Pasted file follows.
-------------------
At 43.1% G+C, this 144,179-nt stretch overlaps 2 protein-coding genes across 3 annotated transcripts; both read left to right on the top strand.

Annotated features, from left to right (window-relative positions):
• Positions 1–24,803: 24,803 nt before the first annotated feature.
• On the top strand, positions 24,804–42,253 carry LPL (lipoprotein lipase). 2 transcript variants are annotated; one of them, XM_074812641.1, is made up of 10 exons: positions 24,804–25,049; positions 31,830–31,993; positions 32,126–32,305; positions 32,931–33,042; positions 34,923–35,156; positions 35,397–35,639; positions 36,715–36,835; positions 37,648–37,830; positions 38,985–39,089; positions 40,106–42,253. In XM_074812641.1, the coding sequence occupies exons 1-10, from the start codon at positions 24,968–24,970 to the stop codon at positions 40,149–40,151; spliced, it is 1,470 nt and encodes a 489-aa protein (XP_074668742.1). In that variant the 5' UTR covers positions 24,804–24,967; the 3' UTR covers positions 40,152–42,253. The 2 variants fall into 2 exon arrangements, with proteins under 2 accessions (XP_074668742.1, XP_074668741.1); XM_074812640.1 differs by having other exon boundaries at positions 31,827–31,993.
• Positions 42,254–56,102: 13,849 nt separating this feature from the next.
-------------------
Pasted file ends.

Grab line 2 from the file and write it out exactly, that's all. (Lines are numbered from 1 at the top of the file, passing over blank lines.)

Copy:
Annotated features, from left to right (window-relative positions):